The Chief Means of Marketing, Part 3

Are you familiar with Zappos? I wasn’t. Not until I read about them in Word of Mouth Marketing. Actually, I was assessing the book by reading the back cover, the forward, the author profile, and so on. That material included an Afterward by Guy Kawasaki, and in it were the ten stories Kawasaki liked most in the book. Number ten was this:

Zappos has a one-year, no-questions-asked return policy for shoes. This boggles my mind although I’ve never seen my wife return anything to them.

As “coincidence” would have it, several days after I read that, ABC’s Nightline ran a piece about Zappos and how different they are from the norm. Everything reported fit with what I’d read in WOMM. Zappos was making themselves buzz worthy by the way they cared for their customers and by the way their CEO cared for their employees.

Just a few examples:

  • Zappos has a real person answer the phone, someone in their company. No outsourcing customer service.
  • If a customer asks for something out of stock, the employees are trained to look up the item at several competitive Web sites and tell the buyer where they might be able to find what they’re looking for. Sure they might have lost a sale, but chances are they will gain a loyal customer.
  • The CEO does not have a separate office. His desk is in the middle of the other employee cubicles, though none is the stark, isolated affair you might think of. The employees are encouraged to bring their own personality and creativity to their work space.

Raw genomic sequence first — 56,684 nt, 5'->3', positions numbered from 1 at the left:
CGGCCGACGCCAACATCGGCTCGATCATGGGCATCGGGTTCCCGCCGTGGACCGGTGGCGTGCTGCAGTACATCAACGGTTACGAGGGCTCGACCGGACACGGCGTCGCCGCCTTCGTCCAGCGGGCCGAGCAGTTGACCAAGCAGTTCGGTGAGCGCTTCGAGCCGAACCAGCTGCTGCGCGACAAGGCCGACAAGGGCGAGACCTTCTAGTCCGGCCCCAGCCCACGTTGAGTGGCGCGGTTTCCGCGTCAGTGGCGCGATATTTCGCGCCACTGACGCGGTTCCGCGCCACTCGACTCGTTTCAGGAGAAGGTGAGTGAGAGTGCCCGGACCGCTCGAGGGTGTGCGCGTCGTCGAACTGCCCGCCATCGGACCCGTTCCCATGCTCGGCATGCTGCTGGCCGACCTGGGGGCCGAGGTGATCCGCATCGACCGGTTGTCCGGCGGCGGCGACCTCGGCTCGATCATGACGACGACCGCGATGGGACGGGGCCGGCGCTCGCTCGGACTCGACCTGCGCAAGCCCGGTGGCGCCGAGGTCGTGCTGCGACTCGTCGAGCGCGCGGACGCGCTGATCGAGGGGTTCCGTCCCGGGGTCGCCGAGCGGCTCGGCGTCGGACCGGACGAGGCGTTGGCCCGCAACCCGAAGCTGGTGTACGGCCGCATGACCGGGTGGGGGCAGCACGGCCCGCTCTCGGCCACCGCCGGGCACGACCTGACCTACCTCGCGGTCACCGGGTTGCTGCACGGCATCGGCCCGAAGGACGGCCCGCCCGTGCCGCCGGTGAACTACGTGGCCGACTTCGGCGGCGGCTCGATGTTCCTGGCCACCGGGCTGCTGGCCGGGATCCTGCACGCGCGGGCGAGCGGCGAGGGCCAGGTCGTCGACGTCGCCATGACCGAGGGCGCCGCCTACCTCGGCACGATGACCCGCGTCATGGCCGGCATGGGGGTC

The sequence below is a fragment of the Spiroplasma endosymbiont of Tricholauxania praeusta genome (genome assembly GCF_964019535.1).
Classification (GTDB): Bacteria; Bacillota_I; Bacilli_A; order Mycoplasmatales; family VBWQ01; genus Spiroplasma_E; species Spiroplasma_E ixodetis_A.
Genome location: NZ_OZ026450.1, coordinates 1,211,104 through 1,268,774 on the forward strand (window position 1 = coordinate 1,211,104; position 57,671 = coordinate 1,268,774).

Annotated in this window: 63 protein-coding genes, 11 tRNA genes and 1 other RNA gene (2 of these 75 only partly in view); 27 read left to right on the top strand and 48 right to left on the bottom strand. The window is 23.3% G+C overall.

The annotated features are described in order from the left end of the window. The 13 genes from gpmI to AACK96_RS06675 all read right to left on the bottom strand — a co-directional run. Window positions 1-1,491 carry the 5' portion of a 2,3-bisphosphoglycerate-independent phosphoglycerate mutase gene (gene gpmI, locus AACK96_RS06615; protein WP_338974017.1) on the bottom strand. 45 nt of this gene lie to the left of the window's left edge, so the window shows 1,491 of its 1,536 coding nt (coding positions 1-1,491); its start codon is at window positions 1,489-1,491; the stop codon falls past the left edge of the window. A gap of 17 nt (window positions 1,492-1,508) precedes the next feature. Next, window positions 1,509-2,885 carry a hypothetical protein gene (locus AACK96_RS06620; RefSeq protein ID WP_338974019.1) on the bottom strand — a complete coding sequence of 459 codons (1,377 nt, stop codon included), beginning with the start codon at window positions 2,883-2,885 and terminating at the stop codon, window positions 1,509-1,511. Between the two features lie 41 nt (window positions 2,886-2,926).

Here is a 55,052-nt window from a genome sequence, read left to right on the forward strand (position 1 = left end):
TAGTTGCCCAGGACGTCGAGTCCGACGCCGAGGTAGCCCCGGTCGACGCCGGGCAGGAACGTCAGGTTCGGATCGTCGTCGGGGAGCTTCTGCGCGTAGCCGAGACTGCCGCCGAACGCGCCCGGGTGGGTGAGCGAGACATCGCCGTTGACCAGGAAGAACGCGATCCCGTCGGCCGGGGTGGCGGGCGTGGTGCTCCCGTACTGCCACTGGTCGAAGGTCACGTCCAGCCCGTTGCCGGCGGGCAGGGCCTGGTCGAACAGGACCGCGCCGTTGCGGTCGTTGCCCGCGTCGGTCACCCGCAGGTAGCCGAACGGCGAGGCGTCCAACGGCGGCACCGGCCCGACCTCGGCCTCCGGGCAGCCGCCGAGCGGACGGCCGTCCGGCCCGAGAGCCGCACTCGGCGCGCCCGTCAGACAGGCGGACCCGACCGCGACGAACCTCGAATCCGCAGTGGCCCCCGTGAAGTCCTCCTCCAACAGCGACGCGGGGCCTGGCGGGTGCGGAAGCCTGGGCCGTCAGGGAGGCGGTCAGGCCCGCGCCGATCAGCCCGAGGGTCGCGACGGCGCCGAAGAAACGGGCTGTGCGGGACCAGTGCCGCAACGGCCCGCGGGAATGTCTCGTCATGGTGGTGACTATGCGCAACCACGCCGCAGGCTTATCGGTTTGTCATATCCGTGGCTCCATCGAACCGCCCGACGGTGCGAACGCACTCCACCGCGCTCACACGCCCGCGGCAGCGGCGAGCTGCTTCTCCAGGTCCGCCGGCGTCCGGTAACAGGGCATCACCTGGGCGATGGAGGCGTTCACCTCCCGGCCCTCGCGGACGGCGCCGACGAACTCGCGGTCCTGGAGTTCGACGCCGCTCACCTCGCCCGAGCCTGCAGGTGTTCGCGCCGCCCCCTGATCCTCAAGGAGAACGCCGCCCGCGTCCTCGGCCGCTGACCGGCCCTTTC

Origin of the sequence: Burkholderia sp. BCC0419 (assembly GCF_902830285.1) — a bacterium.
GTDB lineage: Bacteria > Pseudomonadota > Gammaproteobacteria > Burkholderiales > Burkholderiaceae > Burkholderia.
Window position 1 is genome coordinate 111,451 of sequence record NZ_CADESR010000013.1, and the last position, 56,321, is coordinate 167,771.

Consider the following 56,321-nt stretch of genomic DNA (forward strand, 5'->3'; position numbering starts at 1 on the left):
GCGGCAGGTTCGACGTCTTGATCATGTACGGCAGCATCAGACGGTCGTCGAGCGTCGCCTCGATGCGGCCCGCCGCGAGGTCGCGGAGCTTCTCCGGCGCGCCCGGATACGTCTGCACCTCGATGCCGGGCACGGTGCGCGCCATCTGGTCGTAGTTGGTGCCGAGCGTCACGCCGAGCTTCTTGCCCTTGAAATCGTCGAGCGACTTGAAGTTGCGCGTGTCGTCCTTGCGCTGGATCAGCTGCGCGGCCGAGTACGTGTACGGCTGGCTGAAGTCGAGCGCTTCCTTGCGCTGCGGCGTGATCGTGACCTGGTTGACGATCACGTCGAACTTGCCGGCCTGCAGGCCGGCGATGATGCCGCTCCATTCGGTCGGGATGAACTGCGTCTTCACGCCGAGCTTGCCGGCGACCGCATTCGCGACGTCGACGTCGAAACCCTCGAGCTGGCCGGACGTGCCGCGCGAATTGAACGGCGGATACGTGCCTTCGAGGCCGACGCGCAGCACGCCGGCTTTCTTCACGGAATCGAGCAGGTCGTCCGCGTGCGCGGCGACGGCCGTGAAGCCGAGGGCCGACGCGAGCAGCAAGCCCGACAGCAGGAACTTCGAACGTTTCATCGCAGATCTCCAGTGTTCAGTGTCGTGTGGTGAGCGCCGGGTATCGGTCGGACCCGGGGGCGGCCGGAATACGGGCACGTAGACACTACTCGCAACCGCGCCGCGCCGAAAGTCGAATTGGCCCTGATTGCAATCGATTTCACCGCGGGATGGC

• And of course, there’s that return policy. Coupled with the fact that Zappos pays for shipping.
  • So here I am, blogging about a company I’ve never done business with but one I already admire. They made themselves buzz worthy.

    How does this translate for writers? I keep coming back to that question because I think it would be tempting to believe buzz is generated by gimacky things. WOMM author Andy Sernovitz mentions some things that sound like they are mere attention getters—a barber shop that offers free drinks while you wait, a shoe shine stand with plush red chairs, and the like.

    Well, those are buzz worthy because they are different and offer something with the customer in mind. But if the barber gave terrible haircuts, no offer of free drinks will generate a solid customer base, and chances are the buzz that results will not be positive.

    So for the writer, the place to start is the story. Is it buzz worth? How? Why? Why would people talk about my book?

    And speaking of talking about books, there are just eleven days before Donita Paul’s DragonLight blog tour. I happen to think Donita has some pretty good ways of generating word of mouth for her books, and I hope to point those out during her tour.

    Published in: on July 10, 2008 at 11:53 am  Comments Off on The Chief Means of Marketing, Part 3  
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